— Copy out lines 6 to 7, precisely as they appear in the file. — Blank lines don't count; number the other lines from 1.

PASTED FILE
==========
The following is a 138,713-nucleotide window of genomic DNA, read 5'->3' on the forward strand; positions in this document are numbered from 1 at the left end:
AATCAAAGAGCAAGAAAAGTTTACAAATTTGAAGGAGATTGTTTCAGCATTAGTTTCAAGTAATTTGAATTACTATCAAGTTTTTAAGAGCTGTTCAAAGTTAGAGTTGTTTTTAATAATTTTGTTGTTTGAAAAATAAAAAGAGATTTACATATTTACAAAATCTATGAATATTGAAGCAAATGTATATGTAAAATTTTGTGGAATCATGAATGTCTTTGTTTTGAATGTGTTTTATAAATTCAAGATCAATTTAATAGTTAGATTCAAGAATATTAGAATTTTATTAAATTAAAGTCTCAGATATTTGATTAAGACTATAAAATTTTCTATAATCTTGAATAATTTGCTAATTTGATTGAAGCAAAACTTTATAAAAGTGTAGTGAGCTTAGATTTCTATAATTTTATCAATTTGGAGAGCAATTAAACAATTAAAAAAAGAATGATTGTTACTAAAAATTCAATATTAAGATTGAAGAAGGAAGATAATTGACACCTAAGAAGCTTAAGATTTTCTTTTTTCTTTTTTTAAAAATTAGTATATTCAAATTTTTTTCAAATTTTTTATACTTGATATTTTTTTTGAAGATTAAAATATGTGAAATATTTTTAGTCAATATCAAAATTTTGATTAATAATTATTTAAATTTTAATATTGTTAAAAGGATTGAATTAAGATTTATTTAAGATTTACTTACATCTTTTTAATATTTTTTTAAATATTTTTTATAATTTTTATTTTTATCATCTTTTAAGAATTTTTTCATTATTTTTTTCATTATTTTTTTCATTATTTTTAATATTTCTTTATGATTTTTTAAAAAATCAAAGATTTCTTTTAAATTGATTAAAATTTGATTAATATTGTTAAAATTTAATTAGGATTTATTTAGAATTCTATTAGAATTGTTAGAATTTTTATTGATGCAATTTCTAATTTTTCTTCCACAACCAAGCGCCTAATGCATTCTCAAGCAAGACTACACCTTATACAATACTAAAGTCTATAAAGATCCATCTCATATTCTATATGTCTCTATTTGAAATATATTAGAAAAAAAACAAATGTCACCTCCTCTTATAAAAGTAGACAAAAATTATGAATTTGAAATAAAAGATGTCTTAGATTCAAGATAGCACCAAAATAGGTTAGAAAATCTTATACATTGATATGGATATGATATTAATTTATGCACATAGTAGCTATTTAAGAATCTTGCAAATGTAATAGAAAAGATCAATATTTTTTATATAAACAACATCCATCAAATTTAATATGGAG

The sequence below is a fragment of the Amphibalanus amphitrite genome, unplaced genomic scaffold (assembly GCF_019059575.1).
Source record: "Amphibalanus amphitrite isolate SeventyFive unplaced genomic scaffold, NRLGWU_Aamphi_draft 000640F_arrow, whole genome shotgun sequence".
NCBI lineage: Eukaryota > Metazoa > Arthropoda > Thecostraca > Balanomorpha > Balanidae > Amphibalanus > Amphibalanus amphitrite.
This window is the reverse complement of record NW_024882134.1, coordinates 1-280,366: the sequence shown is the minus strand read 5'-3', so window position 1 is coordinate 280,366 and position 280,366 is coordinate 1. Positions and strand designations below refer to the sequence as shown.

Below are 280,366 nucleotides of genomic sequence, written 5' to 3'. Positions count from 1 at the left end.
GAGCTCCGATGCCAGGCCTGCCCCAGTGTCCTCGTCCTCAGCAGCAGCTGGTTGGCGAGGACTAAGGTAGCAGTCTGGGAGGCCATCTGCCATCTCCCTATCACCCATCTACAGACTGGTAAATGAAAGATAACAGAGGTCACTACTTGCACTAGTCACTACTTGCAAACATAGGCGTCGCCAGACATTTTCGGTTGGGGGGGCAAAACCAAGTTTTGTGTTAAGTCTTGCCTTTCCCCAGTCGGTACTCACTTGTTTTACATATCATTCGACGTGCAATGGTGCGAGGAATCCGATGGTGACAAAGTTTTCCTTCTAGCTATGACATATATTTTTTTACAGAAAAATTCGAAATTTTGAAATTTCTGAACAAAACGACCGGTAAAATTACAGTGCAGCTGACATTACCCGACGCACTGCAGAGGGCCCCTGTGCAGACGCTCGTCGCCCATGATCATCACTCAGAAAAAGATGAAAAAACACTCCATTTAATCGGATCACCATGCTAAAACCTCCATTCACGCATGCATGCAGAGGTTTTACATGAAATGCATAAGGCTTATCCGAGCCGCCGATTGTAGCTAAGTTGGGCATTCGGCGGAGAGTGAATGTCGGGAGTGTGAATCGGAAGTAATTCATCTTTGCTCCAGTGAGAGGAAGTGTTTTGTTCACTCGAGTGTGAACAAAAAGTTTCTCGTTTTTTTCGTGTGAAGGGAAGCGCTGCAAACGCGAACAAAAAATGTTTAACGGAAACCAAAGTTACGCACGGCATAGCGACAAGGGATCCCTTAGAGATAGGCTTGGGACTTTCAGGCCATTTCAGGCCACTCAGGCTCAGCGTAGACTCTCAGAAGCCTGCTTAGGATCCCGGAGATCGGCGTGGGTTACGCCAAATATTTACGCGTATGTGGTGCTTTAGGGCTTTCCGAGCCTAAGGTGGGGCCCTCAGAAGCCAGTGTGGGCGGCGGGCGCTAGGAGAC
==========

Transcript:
This window is the reverse complement of record NW_024882134.1, coordinates 1-280,366: the sequence shown is the minus strand read 5'-3', so window position 1 is coordinate 280,366 and position 280,366 is coordinate 1. Positions and strand designations below refer to the sequence as shown.

Below are 280,366 nucleotides of genomic sequence, written 5' to 3'. Positions count from 1 at the left end.